What is Tokenomics? [ Tokenomics Explained With Animations ]

What Is Tokenomics?

Tokenomics dictate the supply and demand characteristics of a cryptocurrency.

But before diving into tokenomics, let’s take a look at what a token means.

What Is a Token?

A token is a digital unit of a cryptocurrency that is either used as a specific asset, or represents a particular use on the blockchain. Tokens can have multiple use cases, but the most common ones are as security, utility, or governance tokens.

Cryptocurrencies and tokens built on blockchains have pre-set, algorithmically created, issuance schedules. This means that we can predict with quite some accuracy how many coins will have been created by a certain day and time.

Though it is possible for most cryptoassets to have this issuance schedule altered, it would require quite a bit of effort. Thus, changing this schedule is very difficult.

This provides some predictability and security for token holders, in a way that is much more predictable and stable than how governments create and issue their currencies.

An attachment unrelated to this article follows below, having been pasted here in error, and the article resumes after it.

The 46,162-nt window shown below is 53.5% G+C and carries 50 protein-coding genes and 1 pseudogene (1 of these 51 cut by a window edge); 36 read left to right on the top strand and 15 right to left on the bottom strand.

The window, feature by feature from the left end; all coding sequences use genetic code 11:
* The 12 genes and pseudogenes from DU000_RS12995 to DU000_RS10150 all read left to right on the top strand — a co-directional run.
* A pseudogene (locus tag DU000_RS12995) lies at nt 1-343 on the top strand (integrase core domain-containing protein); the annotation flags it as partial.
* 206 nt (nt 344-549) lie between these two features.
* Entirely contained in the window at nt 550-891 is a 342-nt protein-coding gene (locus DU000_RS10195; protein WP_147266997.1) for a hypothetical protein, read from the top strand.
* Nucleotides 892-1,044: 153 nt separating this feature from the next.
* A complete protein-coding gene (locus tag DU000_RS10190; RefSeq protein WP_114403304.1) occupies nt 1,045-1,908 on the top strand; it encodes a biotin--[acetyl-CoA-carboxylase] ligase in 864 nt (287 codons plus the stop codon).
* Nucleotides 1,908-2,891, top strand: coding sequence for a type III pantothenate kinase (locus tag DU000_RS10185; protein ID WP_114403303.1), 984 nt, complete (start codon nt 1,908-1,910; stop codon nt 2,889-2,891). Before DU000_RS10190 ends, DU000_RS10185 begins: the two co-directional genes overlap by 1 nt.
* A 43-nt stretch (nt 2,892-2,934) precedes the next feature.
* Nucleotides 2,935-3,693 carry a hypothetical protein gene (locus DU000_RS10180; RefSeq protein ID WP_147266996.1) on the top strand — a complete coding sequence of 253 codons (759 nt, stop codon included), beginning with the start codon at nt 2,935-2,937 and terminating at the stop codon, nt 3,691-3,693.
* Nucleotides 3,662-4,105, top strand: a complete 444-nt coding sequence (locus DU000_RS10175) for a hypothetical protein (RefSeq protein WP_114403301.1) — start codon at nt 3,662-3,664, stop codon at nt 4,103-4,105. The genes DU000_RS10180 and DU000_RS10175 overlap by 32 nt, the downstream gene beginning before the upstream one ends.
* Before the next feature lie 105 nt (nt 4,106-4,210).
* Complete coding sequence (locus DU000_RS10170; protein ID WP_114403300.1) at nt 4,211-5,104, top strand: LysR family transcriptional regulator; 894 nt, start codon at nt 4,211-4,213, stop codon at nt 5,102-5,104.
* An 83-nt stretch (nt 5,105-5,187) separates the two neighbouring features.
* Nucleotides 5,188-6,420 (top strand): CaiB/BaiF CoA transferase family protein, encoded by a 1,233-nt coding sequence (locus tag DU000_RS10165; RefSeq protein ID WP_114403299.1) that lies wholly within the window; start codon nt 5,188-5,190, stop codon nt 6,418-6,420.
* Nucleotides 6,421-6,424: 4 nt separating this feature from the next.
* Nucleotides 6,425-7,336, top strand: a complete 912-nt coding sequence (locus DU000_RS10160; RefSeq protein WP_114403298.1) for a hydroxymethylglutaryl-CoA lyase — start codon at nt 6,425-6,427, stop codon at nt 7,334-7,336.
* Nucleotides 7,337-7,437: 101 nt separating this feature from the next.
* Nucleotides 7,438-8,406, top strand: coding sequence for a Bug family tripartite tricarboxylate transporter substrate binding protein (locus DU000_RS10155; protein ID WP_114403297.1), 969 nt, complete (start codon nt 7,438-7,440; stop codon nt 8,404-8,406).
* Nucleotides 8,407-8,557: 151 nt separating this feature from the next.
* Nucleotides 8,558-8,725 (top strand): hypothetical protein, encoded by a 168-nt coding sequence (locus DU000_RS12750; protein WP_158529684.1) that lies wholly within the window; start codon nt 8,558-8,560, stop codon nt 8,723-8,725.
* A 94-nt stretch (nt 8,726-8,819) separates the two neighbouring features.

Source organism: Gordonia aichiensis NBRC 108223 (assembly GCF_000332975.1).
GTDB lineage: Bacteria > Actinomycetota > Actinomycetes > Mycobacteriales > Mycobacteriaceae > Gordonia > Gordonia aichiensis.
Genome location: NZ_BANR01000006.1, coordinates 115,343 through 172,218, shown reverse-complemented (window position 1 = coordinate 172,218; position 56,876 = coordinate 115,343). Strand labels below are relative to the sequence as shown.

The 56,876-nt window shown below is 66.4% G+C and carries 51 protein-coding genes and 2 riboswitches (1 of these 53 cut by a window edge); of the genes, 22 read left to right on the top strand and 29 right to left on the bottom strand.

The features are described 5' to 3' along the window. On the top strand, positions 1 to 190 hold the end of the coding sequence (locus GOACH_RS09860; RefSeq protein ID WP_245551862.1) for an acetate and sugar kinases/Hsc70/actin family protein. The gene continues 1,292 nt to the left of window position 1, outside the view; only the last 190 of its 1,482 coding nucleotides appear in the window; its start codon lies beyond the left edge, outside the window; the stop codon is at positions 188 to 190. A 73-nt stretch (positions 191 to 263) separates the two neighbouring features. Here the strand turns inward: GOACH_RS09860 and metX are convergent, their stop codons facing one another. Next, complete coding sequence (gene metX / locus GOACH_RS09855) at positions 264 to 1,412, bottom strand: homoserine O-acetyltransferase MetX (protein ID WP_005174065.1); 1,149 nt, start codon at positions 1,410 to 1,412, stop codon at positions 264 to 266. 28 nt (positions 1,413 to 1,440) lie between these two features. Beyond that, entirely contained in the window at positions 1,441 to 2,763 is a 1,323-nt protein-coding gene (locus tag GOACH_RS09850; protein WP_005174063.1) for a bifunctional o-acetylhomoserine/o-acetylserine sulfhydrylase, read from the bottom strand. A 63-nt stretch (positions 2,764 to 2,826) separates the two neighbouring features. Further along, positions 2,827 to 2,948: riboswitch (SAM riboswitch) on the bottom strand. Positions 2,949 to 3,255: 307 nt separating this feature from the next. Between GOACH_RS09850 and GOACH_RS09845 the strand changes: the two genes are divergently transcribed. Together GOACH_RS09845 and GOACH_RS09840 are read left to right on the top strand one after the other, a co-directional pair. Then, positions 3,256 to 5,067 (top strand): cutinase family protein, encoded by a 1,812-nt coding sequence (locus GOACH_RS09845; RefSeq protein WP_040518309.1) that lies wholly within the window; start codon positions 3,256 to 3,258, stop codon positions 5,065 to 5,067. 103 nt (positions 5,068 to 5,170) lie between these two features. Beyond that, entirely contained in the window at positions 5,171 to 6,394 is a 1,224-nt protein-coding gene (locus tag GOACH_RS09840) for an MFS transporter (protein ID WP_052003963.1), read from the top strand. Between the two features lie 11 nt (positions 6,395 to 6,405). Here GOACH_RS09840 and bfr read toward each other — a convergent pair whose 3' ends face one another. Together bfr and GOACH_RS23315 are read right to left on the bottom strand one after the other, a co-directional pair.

Why Is Tokenomics Important When Investing in Cryptocurrency?

Understanding the factors that will impact either supply or demand are of vital importance to both speculators and investors.

Perhaps the most important factor is to understand how the digital currency will be used.

Is there a clear link between the platform or service being built, and the asset?

If so, there is a strong chance that a growing service will require purchases that increase usage and demand, thus increasing the price. If this is not the case, what can the token be used for?

Other important questions include:

How many coins or tokens currently exist?
How many will exist in the future and when will they be created?
Who owns the coins? Are there some set aside to be released in the future to developers?
Have a large number of coins been lost, burned, deleted or are somehow unusable?

Tokenomics is also helpful as guidance to understand how much an asset might be worth in the future.

For example, many people new to crypto might think that any coin could become as valuable as Bitcoin, even though tokenomics may prove this to be impossible.

As an example, let’s look at two coins, Bitcoin Cash and Tron. Bitcoin Cash has the same total supply as Bitcoin, so thinking that it may become as valuable as the world’s biggest cryptocurrency — might be possible.

However, with more than 100 billion Tron already created, in order to break a few thousand dollars per-coin, Tron would need to become the most valuable business in the history of the world. The odds of that happening may be a bit far off.

While these questions may seem to require complex answers, they provide an extra way to view cryptoassets and to help understand whether one asset is more likely to have a great value and future, than another.